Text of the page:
April 09, 2003
Return to Sender: Dell Inches Toward a Computer Take-Back Recycling Program
by William Baue
Calvert-led coalition conducts shareowner action urging U.S. computer companies to implement
take-back programs for recycling obsolete computers and components.
What will become of the computer in front of you when it becomes obsolete? If it is an average
computer, planned obsolescence has dropped its life expectancy from five years to two years,
according to a 1999 National Safety Council (NSC) report. And if you are in the vast majority, you
will not recycle it--only about eleven percent of computers are recycled, according to the NSC.
Even if you do recycle it, chances are high it will not be recycled properly.
According to a report published last year by the Silicon Valley Toxics Coalition (SVTC) and the Basel Action Network (BAN), 50 to 80 percent of
electronic waste (or e-waste) ends up in a developing country. There, it is not properly recycled
but instead becomes a hazard to both the environment and the disassembly workers who may be exposed
to its toxic components, which include lead, mercury, and arsenic.
have been slow to address the problem of computer recycling. Take-back programs represent one of
the better solutions. In these programs, manufacturers take back computers in order to reclaim
reusable components and properly recycle the rest.
The Calvert Group, along with a consortium of other socially
responsible investment (SRI) firms and environmental advocacy organizations, has been conducting
shareowner action urging computer companies to tackle the recycling problem. Yesterday, the
coalition announced the signing of an agreement with Dell (ticker: DELL) to set global
computer recycling and take-back performance goals. The coalition also includes Green Century Capital Management, Walden Asset Management, and As You Sow, a foundation that coordinates shareowner action.
"Dell has said that they will come up with recycling goals by March 2004. That's almost a
year from now, which sounds like a long stretch of time, but we recognize that this issue requires
some research and that there are some very legitimate technical hurdles to overcome to establish a
corporate-wide benchmark," said Julie Frieder, an environment analyst with Calvert. "We're trying
to be as reasonable as possible without being pushovers."
The agreement calls on Dell to
establish and report quantitative recycling goals, track and publicly disclose the recycling chain,
and verify that recycling vendors adhere to a no-export clause prohibiting the removal of recycling
to developing countries. The agreement also calls for verification that Dell's U.S. recycling
vendors comply with health and safety standards on par with U.S. Occupational Safety and Health
Administration (OSHA) regulations.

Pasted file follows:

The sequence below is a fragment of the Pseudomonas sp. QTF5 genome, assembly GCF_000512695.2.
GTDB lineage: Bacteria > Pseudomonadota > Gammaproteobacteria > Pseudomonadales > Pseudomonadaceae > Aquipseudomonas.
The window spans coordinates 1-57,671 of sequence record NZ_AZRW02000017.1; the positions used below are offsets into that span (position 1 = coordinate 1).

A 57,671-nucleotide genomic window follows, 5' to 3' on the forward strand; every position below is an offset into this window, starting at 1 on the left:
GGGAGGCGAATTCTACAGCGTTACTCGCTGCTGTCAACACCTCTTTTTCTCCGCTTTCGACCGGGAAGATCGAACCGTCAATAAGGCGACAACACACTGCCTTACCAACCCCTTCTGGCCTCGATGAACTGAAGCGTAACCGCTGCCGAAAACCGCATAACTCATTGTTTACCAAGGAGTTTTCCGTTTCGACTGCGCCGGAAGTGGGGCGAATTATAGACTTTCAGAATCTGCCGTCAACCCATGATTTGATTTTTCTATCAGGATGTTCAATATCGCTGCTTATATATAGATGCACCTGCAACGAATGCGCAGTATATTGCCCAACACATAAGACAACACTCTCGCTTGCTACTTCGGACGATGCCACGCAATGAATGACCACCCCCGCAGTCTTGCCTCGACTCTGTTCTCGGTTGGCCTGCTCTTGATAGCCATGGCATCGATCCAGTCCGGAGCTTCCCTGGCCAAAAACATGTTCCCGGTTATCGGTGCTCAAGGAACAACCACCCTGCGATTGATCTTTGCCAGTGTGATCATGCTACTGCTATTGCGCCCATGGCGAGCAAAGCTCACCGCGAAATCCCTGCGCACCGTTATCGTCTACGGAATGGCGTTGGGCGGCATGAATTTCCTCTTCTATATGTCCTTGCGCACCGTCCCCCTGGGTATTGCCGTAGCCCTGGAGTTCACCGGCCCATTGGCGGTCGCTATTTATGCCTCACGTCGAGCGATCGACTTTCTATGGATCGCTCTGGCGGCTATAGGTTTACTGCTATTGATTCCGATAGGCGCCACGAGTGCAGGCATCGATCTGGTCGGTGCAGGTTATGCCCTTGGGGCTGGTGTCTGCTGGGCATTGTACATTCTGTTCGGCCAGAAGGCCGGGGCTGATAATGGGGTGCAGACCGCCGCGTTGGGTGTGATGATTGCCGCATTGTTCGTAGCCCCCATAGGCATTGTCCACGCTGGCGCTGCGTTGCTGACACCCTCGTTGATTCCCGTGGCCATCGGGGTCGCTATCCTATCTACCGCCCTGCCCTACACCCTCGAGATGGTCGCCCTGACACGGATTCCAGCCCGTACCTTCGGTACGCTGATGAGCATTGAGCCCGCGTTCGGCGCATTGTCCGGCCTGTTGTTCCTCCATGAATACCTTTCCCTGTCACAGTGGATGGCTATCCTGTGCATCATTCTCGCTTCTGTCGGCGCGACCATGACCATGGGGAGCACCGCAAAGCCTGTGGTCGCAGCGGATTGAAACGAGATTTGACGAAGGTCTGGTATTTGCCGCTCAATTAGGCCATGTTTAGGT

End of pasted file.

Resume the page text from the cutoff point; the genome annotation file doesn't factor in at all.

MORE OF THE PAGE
"Dell has been the major focus of the computer
take-back campaign because they are the sales leader but environmental laggard," said Ted Smith of
SVTC. "This is a good first step and commits Dell to moving in the right direction, but the devil
is in the details, and the agreement leaves out most of the details."
For example, the
agreement does not address how the take-back program will be financed. The current system, which
charges consumers between $13 and $34 to take back computers for recycling, serves as a significant
"Dell only got 160,000 units back last year, and most of that, we
understand, is from their corporate leasing, not from consumers," said Conrad McKeron, director of
As You Sow's corporate social responsibility program.
Some critics consider it the
responsibility of the computer producers, not consumers, to provide for the recycling of their
"We've got the price for recycling down to the lowest possible level at this
point, which is $15," said Cathie Hargett, a Dell spokesperson. However, Ms. Hargett would not
confirm whether Dell intends to take on all financial responsibility for the recycling of its
Dell is not the only company where the consortium is conducting shareowner
"In lieu of filing shareowner resolutions, we have been in a dialogue with IBM (IBM), HP (HWP), and Apple (AAPL), asking
for a very similar set of commitments," Ms. Frieder told SocialFunds.com. Dell's commitment puts
pressure on other computer companies to enact similar initiatives in order to remain competitive.
Such competitive advantage may become more of an issue in the near future.
other issues on the horizon, including what's happening in European legislation with the WEEE
[Waste Electrical and Electronic Equipment] Directives," added Ms. Frieder.
the European Union refined rules that require manufacturers to take back for recycling all
electrical and electronics equipment they produce. Some critics have questioned why U.S. companies
have not displayed more foresight in preparing for the implementation of these laws and the
inevitable migration of similar initiatives across the Atlantic.
"What appears to be
rather stark from our contact with U.S.-based EEE manufacturers is their nervous--and sometimes
panicked--concern about the timelines for when the Directives kick in," said Dr. Harvey Stone,
managing director of the GoodBye Chain Group, an early-stage company focusing on waste-as-resource
solutions. "It's as if they waited a very long time before paying serious attention to the
"I do believe many of these companies will be at a competitive disadvantage
when the legislation kicks in--they are likely to face fines, if not the stopping of product
shipments," said Dr. Stone. "Depending on the extent of the penalties and the press implications,
they could impact market share, revenues, earnings, and brand value."